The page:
Prediction of stroke volume response to fluid bolus in 100 children
Critical Care volume 17, Article number: P207 (2013)
Fluid overload is associated with poor outcome in the critically ill. Thus, an accurate predictor of a positive haemodynamic response (increase in stroke volume) to fluid challenge is vital.
We studied the predictive value (positive response defined as change in stroke volume >15% after 10 ml/kg fluid bolus) of a range of haemodynamic variables: static (CVP, active circulating volume, central blood volume, total end diastolic volume), dynamic (systolic pressure variation, stroke volume variation) and contactility (dp/dt), in a group of 100 ventilated children (median weight 10 kg). Variables were measured using transpulmonary ultrasound dilution and PRAM (an arterial pulse contour method).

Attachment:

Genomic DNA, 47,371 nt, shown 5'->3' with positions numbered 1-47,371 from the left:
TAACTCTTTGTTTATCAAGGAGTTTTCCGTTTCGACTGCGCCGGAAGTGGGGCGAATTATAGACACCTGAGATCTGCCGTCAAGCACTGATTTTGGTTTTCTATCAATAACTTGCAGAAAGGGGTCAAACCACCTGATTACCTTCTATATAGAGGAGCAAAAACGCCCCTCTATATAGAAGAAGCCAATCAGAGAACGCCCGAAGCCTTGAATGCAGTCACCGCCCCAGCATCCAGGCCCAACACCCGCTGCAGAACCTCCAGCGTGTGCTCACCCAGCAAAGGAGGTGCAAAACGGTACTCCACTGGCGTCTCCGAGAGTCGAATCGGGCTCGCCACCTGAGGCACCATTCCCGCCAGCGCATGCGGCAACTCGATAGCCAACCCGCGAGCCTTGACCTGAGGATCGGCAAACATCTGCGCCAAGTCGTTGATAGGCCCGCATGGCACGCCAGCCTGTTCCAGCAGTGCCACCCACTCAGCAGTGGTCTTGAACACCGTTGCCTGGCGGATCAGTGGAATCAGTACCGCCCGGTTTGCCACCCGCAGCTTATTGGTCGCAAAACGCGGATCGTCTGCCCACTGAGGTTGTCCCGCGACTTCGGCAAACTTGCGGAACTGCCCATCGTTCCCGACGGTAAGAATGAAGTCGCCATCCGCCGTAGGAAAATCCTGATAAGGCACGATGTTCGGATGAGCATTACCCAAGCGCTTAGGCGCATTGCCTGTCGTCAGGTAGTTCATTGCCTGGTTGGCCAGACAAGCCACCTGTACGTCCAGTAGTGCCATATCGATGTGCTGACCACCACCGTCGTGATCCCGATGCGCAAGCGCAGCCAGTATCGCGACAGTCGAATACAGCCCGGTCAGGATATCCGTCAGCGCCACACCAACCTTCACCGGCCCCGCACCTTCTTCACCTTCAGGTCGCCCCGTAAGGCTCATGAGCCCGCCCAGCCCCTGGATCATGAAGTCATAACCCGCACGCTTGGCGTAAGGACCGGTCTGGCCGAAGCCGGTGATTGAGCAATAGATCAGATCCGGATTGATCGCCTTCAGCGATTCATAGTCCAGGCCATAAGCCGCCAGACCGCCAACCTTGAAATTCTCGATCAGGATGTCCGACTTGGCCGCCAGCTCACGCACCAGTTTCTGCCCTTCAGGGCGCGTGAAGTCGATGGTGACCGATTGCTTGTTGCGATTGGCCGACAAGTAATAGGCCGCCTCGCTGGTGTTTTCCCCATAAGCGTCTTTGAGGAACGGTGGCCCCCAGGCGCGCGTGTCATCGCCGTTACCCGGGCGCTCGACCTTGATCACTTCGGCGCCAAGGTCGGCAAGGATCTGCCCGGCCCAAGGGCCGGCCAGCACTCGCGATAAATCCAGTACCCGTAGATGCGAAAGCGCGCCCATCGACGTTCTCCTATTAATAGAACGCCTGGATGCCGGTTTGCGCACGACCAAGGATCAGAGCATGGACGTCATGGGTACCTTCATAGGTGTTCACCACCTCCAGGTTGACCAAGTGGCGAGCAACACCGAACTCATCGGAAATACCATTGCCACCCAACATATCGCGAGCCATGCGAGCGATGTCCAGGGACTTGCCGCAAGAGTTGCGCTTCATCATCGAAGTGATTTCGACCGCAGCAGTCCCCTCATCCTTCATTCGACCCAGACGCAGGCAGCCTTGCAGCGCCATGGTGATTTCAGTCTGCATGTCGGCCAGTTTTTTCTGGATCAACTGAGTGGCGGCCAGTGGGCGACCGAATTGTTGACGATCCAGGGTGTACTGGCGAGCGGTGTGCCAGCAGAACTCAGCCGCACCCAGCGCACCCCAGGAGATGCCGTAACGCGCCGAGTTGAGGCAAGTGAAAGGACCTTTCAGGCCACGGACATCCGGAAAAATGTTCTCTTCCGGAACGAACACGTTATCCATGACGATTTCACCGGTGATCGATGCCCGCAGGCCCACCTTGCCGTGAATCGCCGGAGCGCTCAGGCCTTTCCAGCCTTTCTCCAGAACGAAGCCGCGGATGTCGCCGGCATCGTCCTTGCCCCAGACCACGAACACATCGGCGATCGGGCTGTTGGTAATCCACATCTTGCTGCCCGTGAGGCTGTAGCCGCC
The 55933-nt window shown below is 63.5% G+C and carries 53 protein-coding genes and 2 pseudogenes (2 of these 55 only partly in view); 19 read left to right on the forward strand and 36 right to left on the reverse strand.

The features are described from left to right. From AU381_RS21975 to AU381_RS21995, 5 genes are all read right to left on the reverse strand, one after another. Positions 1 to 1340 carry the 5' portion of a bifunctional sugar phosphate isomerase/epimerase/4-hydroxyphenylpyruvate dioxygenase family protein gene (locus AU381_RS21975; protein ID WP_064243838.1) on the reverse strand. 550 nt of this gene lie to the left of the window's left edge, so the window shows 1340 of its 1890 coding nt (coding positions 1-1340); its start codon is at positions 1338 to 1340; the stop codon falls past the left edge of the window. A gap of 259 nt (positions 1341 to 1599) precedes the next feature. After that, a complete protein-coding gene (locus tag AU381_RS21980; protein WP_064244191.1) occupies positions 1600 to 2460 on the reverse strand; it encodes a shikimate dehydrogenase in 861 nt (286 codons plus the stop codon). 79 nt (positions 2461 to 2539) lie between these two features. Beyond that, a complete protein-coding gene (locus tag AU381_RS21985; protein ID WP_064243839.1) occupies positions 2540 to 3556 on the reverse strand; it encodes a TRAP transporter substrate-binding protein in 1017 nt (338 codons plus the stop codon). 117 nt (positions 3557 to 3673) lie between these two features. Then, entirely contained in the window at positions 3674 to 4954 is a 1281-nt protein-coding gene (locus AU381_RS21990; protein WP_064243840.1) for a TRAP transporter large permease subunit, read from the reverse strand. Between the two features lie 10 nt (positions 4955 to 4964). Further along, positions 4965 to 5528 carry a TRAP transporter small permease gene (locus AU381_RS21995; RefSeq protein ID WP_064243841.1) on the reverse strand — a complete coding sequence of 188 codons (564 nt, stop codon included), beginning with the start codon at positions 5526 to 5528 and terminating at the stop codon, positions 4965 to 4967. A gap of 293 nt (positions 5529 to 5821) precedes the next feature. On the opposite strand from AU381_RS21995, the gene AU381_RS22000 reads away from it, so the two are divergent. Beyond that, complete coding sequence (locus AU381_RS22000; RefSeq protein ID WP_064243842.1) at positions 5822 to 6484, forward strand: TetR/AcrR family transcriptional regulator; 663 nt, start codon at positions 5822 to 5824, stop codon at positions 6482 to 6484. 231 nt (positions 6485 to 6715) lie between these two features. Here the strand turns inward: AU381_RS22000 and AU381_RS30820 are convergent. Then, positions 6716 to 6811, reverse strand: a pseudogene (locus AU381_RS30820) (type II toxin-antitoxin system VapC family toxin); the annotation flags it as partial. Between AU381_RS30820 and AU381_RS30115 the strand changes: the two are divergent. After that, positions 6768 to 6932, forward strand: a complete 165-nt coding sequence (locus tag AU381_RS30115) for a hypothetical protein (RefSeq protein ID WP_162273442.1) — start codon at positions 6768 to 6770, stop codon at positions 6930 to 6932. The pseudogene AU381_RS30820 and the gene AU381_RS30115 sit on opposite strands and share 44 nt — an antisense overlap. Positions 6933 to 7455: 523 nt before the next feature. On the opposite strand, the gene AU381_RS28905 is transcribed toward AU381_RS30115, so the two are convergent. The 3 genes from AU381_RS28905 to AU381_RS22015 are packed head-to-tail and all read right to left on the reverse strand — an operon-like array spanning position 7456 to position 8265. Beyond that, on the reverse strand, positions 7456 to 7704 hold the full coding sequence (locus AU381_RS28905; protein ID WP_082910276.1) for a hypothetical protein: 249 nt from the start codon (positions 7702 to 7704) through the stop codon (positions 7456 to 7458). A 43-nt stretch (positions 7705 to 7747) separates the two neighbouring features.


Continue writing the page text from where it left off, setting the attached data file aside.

We performed 168 paired measurements (pre-fluid and post-fluid challenge), with a SV response rate of 45%. Overall predictive values were poor, but slightly better for static versus dynamic variables (Table 1). When SV response was analysed as a continuous variable, the two predictive multivariable variables were change in TEDVI and baseline dp/dt (r 2 = 0.30, both P < 0.001).
The predictive ability for typical static and dynamic haemodynamic variables, when taken in isolation, is poor. However, improved prediction is seen when baseline contractility is taken into account.
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Saxena, R., Durward, A., Murdoch, I. et al. Prediction of stroke volume response to fluid bolus in 100 children. Crit Care 17 (Suppl 2), P207 (2013). https://doi.org/10.1186/cc12145
- Stroke Volume
- Stroke Volume Variation
- Fluid Challenge
- Haemodynamic Response
- Pulse Contour